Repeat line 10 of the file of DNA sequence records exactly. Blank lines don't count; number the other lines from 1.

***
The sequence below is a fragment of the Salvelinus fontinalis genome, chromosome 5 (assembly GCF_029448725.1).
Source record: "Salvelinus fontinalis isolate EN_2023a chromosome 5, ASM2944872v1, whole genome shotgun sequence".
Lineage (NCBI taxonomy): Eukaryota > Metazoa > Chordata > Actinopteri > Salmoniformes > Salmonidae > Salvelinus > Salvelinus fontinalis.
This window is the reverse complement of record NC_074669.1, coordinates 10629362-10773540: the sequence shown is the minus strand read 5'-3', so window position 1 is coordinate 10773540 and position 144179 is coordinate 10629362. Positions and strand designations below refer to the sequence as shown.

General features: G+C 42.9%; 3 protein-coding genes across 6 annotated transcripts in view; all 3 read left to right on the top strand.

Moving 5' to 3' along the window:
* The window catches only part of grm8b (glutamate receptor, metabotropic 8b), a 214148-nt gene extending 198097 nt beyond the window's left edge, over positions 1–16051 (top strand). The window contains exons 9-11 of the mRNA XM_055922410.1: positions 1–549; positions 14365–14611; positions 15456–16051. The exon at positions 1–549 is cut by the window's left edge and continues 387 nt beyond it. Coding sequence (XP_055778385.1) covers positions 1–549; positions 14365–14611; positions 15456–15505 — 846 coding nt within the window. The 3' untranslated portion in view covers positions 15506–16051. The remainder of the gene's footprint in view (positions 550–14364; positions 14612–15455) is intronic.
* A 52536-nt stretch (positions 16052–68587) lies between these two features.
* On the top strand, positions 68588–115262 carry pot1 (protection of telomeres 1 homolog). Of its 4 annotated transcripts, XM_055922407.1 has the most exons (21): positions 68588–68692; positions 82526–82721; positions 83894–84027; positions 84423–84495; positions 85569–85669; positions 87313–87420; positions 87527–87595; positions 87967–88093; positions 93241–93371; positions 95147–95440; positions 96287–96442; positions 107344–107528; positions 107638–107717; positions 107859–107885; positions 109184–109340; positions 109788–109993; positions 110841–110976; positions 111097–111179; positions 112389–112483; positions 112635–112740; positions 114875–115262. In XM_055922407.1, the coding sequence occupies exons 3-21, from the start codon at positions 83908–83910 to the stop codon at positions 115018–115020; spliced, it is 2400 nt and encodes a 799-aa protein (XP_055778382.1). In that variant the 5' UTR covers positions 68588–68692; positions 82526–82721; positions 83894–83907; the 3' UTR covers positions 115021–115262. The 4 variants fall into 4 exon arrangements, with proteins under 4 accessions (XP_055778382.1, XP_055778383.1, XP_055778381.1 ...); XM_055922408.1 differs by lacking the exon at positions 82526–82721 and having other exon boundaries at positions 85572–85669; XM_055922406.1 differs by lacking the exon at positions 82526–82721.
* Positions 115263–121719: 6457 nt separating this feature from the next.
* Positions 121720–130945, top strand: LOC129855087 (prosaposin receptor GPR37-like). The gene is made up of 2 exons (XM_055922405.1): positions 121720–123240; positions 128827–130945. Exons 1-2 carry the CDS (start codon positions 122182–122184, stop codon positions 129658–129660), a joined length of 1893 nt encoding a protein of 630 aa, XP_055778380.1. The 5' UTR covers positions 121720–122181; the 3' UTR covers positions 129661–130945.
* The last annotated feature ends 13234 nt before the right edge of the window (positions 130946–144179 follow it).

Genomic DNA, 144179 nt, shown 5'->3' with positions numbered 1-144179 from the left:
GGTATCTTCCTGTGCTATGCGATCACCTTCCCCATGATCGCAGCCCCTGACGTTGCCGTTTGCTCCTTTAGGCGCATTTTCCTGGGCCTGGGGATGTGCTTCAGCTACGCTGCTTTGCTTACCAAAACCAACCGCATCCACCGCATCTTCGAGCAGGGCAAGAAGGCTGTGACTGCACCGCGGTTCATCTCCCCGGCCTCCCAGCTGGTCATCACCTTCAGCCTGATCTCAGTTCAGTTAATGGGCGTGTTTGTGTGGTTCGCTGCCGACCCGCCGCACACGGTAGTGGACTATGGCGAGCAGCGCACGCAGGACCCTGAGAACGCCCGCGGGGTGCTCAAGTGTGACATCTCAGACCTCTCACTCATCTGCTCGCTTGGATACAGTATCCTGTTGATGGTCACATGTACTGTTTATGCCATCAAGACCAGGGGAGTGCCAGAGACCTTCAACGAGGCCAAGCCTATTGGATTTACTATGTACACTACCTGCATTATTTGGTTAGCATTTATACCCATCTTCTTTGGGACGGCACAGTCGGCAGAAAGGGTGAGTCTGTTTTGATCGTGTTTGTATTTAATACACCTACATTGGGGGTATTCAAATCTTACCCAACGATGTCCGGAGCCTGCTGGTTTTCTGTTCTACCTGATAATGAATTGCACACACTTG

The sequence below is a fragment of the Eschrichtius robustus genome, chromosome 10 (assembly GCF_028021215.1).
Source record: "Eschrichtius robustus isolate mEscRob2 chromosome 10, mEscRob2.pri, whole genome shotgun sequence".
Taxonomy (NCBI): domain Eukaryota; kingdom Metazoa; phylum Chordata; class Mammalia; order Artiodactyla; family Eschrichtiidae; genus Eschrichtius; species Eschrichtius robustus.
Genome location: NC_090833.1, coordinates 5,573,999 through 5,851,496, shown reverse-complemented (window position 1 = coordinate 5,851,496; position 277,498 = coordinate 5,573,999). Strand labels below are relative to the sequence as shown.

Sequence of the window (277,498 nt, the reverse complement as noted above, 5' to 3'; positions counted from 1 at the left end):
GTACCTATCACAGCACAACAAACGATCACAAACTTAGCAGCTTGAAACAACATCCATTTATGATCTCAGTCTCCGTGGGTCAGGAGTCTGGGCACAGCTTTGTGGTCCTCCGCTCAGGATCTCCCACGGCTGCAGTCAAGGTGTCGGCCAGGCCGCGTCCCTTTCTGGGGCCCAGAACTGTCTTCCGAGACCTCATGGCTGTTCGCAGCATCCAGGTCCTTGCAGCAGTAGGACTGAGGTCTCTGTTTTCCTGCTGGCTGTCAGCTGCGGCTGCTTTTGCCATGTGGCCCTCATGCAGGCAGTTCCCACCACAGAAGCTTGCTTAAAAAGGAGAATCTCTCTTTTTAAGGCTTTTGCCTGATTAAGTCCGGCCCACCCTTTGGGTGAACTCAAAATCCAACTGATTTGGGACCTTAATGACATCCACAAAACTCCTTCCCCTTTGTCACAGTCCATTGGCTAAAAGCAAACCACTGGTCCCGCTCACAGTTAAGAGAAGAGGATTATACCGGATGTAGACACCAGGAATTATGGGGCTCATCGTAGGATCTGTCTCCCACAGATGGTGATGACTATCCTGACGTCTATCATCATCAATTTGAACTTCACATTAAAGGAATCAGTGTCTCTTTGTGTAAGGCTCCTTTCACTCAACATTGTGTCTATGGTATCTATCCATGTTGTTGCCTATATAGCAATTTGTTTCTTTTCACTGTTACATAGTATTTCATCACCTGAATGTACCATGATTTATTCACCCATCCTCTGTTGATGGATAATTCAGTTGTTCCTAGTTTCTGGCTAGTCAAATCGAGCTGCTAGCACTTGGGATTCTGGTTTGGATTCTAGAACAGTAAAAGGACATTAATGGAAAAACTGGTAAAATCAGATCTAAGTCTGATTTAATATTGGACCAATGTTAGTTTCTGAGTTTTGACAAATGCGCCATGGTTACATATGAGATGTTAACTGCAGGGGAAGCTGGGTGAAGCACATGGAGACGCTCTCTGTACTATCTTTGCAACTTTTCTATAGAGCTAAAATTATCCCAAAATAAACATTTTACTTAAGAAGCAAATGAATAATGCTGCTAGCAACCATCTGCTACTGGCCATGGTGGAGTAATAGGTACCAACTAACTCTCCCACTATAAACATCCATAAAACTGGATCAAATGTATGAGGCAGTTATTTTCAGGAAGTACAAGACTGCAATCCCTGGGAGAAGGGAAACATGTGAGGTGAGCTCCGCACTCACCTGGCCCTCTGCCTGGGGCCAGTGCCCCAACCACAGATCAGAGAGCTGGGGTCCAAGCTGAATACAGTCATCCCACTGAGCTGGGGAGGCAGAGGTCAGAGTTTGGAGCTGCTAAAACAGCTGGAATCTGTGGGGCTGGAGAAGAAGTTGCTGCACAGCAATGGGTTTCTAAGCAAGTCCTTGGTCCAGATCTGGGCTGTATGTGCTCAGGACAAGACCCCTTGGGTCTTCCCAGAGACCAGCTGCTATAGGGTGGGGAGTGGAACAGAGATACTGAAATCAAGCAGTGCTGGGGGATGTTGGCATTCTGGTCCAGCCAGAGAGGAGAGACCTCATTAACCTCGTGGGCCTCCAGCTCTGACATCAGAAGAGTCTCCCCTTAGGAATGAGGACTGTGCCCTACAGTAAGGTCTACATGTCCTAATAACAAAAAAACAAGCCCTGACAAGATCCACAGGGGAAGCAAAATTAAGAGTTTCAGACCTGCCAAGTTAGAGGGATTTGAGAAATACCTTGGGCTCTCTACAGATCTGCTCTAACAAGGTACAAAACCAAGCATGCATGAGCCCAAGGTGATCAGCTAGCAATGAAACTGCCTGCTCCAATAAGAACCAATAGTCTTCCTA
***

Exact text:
* Positions 115263–121719: 6457 nt separating this feature from the next.